2011-08-26 / Columnists

It’s My Turn

The Blackout Of 2003
By Al Daley Rockaway Resident

Where were you eight years ago, on Thursday, August 14, 2003 when most of the northeastern United States and major parts of Ontario, Canada suddenly plunged into total darkness?

Let’s recap:

The darkness caved us in;

In New York City, just three minutes after the closing of the Stock Trades

Then started the color guessing charade

Some said it’s just a Brownout, others said it’s a full Blackout, one thing for certain, all lights were out.

People started milling out, there was no time to start filling out, their timesheet for next day salary; that was not to be.

Theatre owners looked on with envy; their seats were empty, while theatre goers were on the street plenty.

One revelation was that a combination of the West Indian’s, St. Patrick’s, Puerto Rican’s and Italian’s day parades could not hold candles for the amount of people rushing to buy candles, from Delis and Supermarkets that were selling theirs by the lights of candles.

Deep within the Subways, the lights started to sing their lifeless songs, the coaches hummed along.

Filled to capacity with rush-hour human cargos; the lights flickered, engines flustered, the Train stopped or it seems, all life stopped.

The silence so loud, could be cut with a knife. The darkness satanic; but 9/11 hardened, there was no panic.

Life stood still for a year-long moment and it was in that moment, an object of smoking became life essential, as one reached into his pocket and took out his credentials. The cigarette lighter flickered and a lone voice whispered, two words of life; “follow me”

Through curves and corners, twists and turns, no third-rail danger, no fire burns, they followed until surface sphere, and saw the darkness still lingered there.

In the outer Boroughs; patrons were sitting on the sidewalks in front of Bars, sipping their drinks by the lights of cars.

No music, no fanfare, no jukeboxes blared. With mention of a cappella karaoke, because the electricity just wasn’t there to add rhythm to the lyrics, lights to the darkness or sobriety to the drunkenness, but this didn’t mean you get your drinks for less, still we were blessed that the wind was blowing; cause; in the abundance of flowing juice, no juice was flowing to get the Air-condition going or the fans turning wind force. While fast burning candles was the only other light source.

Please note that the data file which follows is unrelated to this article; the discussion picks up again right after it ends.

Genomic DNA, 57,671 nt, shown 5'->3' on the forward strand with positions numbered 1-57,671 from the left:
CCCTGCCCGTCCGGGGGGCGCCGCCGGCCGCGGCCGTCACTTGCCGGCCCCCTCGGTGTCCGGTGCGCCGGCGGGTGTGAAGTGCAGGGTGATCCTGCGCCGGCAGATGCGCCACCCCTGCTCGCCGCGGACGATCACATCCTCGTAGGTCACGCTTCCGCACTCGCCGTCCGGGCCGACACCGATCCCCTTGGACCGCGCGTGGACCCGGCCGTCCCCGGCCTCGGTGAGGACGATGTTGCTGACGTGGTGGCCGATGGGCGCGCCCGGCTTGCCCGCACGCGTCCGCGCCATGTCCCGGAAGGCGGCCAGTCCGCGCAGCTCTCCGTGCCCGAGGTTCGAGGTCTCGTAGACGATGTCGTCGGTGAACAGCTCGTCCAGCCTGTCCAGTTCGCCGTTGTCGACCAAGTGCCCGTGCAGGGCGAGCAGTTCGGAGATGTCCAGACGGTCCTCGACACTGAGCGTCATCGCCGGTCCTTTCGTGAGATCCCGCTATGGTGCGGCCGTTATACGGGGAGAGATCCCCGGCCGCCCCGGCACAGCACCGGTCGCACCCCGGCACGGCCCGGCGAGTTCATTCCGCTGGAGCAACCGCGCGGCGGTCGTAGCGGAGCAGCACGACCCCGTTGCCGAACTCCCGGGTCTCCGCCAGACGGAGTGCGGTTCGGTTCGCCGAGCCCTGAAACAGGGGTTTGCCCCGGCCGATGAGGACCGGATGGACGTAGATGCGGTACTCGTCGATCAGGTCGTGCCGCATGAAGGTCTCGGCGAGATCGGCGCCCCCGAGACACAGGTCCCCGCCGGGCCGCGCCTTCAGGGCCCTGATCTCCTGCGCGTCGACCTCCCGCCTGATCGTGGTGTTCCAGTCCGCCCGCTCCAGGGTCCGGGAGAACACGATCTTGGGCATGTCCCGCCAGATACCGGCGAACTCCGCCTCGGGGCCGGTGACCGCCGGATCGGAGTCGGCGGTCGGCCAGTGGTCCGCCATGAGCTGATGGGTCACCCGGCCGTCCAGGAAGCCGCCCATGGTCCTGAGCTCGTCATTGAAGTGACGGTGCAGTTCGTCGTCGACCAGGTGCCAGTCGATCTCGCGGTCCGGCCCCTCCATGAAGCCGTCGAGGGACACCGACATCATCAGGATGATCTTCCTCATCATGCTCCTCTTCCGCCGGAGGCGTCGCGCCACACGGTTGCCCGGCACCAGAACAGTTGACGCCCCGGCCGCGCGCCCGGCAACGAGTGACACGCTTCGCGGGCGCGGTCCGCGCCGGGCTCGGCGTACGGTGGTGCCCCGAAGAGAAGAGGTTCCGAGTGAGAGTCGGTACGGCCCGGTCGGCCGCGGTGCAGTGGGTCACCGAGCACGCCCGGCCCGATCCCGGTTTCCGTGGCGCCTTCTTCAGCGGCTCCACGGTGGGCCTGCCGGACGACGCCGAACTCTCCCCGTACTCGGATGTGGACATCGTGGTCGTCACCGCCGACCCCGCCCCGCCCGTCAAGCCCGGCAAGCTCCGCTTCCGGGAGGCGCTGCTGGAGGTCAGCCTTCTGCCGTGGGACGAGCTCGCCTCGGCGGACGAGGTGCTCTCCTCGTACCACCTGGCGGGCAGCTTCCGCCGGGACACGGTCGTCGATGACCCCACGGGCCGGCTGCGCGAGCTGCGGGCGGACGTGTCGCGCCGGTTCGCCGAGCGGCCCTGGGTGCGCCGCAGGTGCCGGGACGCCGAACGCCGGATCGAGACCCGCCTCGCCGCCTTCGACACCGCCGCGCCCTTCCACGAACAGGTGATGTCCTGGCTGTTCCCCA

In Churches all over, the pews were empty, no one was praying; at home everyone was staying, their minds straying from the light of the world, which is Jesus. His second coming was not an option, the Day of Judgment, no distraction. They were focused on the business at hand; not wanting to revamp the days of Tilly lamps and Kitchen-bitches, they were flicking switches, turning knobs and pressing remote buttons, as if they were darkness medicine. Keeping their faith in Con-Edison and keeping their fingers crossed, hoping that the enveloping darkness would pass.

The many bridges were loaded, but vehicular traffic minimal, as pedestrians filtered across, like herded Animals. Some headed home the old-fashioned way, which is never thought of these days or this time of day. For those who lived further, the streets were their beds, and stones were the pillows for resting their heads.

As nightfall extended, no looting, no shooting, no thieves, as crimes got suspended and vandals took leave.

Held hostage by Nuclear Power and Solar energy thoughts, State blame State as countries fought.

It was 27 hours later before New Yorkers were freed, of the ill-fated Blackout of 2003.

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